OMG! It’s A ClusterBIKE*!
Sometimes I can’t figure out if my life is wonderful . . . or just very very strange. Wednesday was one of the days in which the two possibilities seemed to blend: I’d volunteered to be one of the day’s galley slaves on the John O’Groats to Lands End conference bike record attempt that’s raising money for Cancer Research .
What’s a conference bike? One of these:
Don’t they all look happy? You sit in a circle and pedal, and because each rider has their own freewheel, you don’t all have to pedal at the same time. This provides an eco-friendly form of transport that’s fun and ideal for in-town use on, say, short sight-seeing tours. The thing is, it’s over 800 miles for the shortest route from John O’Groats to Lands End, and this bike was taking detours through Manchester and London to make over 1,100 miles.
The leg I’d volunteered to help on was Newcastle to Northallerton, so I’d ridden to Central Station to meet the bike. After locking up, I met two other likely-looking volunteers before we were all picked up by a minibus decked-out in Cancer Research stickers. Turned out that the day before had been a tough one, and they’d only made it as far as Morpeth - about 15 miles back up the road.
Once there, I got my first sight of The Beast:
And then after a second breakfast of muesli, courtesy of one of the ride’s sponsors , we were off. There was a slight problem with the bike - one of the seats was out of action, so we had a team of five galley slaves, plus the driver (who also pedals).
How does a seven-seater bike ride? We found out what the day was going to be about on the way out of Morpeth - straight up the hill to Stobbshill - that this bike handles like a 200kg piece of kinetic sculpture. The only way to make it move is to apply a whole lot of effort.
Then there’s the gearing. The good news is that there’s no gearbox, derailleurs or other technical stuff to fail. The bad news is that there’s only one gear, and that it’s set up for pootling around town. So flat out at about 140rpm, you’re doing about 15 mph. Still, at least that means you can go up hills, though due to the weight this is pure torture.
That 200kg must make a difference going down hill though, right? Yep - you all get to freewheel as the transmission (for you engineering geeks out there - it’s a ring of universal couplings) roars beneath your feet. Apparently it can do over 40mph. I’ve no idea how fast we got it up to, but every down hill was an experience of "wheeeeee" excitement coupled with a huge sense of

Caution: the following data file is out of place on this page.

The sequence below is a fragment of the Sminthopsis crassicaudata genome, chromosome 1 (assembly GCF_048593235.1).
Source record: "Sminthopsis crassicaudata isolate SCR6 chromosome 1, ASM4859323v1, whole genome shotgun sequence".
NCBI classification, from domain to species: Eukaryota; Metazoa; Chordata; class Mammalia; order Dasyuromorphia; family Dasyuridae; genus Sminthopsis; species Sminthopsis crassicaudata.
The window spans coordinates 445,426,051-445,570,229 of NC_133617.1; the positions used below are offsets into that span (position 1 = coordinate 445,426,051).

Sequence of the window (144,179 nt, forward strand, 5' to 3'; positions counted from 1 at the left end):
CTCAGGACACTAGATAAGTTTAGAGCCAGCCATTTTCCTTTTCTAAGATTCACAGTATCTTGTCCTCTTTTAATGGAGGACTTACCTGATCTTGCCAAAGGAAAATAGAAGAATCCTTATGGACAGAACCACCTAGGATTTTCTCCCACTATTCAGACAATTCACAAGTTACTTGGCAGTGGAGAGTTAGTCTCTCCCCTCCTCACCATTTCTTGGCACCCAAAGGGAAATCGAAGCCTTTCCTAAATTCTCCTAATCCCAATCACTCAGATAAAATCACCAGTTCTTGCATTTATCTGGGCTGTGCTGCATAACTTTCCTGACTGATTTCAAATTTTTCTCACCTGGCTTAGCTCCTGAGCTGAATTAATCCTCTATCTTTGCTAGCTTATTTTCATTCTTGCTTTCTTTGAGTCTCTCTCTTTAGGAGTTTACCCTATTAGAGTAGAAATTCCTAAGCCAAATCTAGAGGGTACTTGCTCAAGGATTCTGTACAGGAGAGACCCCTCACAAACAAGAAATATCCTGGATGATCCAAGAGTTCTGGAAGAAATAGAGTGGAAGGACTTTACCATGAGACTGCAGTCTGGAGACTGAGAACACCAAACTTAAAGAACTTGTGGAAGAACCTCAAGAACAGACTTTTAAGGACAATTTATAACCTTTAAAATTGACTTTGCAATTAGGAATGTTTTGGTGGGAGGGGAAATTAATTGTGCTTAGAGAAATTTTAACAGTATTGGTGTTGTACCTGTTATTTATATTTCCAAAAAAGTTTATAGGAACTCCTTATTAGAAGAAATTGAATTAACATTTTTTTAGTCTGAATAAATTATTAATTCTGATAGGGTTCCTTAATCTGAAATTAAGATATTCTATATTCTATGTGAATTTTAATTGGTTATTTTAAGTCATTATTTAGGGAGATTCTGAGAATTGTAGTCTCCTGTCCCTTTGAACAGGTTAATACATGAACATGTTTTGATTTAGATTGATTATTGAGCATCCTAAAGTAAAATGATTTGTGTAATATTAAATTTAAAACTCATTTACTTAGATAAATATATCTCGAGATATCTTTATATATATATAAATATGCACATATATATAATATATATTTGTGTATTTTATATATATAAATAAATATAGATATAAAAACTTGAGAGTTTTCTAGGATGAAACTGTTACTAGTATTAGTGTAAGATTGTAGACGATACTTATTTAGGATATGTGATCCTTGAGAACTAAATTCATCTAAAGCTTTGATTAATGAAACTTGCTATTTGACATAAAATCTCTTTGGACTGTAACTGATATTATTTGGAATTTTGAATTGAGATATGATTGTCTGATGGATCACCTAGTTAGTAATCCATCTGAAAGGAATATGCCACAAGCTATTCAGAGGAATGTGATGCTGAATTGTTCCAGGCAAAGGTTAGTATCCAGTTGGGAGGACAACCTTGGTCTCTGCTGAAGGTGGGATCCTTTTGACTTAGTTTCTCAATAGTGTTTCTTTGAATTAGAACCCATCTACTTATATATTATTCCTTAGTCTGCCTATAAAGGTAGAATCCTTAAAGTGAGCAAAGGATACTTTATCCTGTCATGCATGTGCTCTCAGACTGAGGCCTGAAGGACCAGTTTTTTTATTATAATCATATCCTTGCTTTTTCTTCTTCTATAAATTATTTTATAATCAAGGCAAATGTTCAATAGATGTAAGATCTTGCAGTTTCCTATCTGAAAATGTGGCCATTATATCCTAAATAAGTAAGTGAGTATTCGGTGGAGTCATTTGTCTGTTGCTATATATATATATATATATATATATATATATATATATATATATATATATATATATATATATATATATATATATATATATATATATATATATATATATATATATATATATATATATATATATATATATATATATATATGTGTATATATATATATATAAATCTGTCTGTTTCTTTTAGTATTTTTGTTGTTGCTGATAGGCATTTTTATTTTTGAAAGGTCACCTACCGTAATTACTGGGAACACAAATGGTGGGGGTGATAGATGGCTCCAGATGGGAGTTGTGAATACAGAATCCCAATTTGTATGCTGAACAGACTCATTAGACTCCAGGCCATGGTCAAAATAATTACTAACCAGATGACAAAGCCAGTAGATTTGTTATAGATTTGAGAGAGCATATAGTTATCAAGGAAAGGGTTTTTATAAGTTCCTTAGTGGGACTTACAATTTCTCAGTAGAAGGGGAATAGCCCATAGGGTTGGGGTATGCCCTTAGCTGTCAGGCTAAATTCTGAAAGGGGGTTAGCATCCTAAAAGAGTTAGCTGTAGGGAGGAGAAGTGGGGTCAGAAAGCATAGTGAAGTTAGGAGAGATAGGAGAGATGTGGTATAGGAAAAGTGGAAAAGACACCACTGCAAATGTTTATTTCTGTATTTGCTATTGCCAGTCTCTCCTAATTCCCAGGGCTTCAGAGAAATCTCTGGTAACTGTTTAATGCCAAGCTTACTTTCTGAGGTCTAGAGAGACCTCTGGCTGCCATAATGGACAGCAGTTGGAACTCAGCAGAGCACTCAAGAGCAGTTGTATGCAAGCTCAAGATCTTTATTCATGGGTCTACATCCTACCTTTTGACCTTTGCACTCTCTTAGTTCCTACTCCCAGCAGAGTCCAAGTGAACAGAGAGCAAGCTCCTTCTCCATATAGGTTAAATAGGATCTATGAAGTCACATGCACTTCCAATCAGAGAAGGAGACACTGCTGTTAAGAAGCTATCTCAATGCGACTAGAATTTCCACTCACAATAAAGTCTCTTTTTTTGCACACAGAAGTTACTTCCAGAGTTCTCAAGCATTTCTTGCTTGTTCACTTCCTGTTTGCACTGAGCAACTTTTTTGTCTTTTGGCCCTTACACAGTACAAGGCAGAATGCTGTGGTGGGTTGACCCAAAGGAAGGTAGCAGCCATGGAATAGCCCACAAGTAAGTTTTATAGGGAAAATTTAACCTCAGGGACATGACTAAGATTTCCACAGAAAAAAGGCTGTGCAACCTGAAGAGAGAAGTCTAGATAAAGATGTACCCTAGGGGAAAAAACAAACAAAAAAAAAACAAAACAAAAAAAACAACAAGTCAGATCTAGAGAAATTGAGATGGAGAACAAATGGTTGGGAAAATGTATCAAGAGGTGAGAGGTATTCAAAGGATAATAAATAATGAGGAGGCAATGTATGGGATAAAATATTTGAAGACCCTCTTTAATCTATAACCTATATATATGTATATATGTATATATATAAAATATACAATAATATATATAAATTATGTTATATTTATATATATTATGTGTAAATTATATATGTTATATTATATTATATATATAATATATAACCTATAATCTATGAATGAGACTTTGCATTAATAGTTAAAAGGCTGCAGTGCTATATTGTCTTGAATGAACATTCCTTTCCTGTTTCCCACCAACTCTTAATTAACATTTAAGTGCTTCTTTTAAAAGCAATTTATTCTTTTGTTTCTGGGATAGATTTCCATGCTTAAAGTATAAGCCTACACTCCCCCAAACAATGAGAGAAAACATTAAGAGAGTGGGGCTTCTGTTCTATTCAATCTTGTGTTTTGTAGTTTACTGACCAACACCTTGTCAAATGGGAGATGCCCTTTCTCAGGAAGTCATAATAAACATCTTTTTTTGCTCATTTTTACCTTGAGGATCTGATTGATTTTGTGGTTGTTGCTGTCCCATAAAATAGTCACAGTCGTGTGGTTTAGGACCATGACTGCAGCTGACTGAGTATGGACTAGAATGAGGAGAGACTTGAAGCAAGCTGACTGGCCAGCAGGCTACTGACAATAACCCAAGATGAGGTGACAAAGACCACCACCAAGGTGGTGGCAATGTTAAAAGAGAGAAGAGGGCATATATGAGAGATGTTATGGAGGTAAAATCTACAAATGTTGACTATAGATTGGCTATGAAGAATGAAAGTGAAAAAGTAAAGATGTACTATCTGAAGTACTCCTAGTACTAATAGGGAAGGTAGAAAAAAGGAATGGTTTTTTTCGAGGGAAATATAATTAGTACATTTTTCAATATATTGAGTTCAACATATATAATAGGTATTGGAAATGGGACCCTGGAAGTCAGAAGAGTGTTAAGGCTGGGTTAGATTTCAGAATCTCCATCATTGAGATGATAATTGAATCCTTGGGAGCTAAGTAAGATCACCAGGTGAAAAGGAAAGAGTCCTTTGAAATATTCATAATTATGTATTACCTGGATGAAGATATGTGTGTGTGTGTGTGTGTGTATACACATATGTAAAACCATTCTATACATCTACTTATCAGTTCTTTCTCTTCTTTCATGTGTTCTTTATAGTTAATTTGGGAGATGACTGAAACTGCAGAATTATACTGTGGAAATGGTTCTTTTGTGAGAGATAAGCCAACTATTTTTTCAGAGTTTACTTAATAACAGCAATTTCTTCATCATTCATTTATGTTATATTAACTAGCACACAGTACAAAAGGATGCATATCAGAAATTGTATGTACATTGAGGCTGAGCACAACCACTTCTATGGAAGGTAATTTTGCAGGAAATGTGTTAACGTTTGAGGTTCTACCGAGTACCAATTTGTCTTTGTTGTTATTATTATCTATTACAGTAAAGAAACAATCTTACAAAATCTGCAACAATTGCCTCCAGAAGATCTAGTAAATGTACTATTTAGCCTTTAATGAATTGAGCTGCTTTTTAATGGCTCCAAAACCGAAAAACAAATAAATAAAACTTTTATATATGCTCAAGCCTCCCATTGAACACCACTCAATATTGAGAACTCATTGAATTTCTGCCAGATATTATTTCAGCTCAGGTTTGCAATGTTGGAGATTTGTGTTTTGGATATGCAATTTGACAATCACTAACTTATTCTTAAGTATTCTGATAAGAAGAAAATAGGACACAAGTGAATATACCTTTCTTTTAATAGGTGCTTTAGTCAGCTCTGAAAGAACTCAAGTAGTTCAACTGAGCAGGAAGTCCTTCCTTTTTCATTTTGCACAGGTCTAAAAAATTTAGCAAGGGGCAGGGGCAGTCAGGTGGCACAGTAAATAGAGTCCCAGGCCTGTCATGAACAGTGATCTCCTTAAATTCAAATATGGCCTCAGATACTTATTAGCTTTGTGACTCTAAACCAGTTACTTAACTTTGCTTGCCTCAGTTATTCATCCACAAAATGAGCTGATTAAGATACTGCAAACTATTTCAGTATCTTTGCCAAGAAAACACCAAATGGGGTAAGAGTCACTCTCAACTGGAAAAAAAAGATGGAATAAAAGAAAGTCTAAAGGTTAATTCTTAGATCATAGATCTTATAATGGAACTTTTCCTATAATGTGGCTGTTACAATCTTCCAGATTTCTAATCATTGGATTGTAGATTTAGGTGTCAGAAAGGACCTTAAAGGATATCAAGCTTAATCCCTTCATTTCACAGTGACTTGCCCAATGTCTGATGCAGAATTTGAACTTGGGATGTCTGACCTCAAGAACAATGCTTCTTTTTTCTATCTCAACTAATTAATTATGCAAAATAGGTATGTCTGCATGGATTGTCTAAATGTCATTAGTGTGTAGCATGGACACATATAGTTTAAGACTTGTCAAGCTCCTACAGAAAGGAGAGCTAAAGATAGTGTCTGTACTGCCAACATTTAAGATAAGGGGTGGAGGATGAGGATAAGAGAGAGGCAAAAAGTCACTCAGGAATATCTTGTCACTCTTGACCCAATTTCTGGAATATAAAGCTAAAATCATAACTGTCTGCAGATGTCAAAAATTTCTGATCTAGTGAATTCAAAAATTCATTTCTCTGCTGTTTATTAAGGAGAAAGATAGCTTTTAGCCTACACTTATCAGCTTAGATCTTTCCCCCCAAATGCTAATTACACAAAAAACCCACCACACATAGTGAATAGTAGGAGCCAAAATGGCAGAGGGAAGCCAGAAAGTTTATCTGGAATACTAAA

OMG. We. Are. ALL. Going. To. DIE!
Not unlike riding a runaway train in fact.
Anyway, when we got to Newcastle, we were treated to a tour of the Cancer Research labs at the university. This was quite a humbling contrast between the silliness of what were were doing, and the serious, studious application of effort that’s needed to understand and defeat cancer.
After lunch, we continued south, and the humour developed more of a gallows-edge to it:
Help! I went to the gym in John O’Groats, and they led me blindfolded to this thing, and now they won’t let me off!
Actually, that’s pretty much how it felt - like we’d signed up for a spin class from hell that went on and on and on. I tried to maintain morale by telling my repertoire of camel jokes, though as this is a family publication I’ll not repeat any of them here.
South of Chester-le-Street, we were on the cycle path next to the road when our driver had to stop to water the countryside. Naturally, this was too much of a temptation, so we made off with the bike, forcing him to run to catch up.
After Durham (and a driver changeover), the bike developed a mechanical problem - the bolt holding the rear brake caliper in place came loose, jamming the rear wheels. Once we figured out what the problem was & removed the offending bolt, there was a bit of a debate - try to fix at the roadside (we couldn’t get the wheel off to get access to the problem), or continue with just the front brakes? I think it’s a mark of how addled we were by this point that we chose the latter option.
Then finally we were in Darlington. We picked up a pair of locals as an escort for a few miles, including a chav complete with wife-beater-vest and flat cap combo, riding a re-painted Raleigh Shopper (surely this is a symbol of a true bicycle culture?):
Some of the good folks from the Darlington Cycle Campaign were camped out on one of the many roundabouts of the town to cheer us on (which was lovely), and then we’d finally arrived:
In all, this was a very tough day - never has 50 miles seemed so far and needed such effort!
The strangest thing of the day was the attitude of drivers - held up behind our minibus (which was acting as a shield), they got frustrated, like drivers always do. But then as soon as they pulled out to overtake and saw the bike, the universal reaction was to smile, laugh, and wave. There were also a whole lot of photos taken with mobile phones, while steering with the knees. But let’s not talk about that.
The thing is, I really got used to that "Oh look! It’s a big purple bicycle-kinetic-sculpture-thing!" reaction, and riding home (via a couple of errands), I was shocked to find myself just another annoying cyclist on the road in front of cars. I miss those smiles - maybe I’d better trade my bikes in for a seven-seater . . . ?
*Oh, and one last thing - the title of this blog post is a cleaned up version of how the bike was described on it’s first day out from John O’Groats . You meet the strangest people when riding this thing!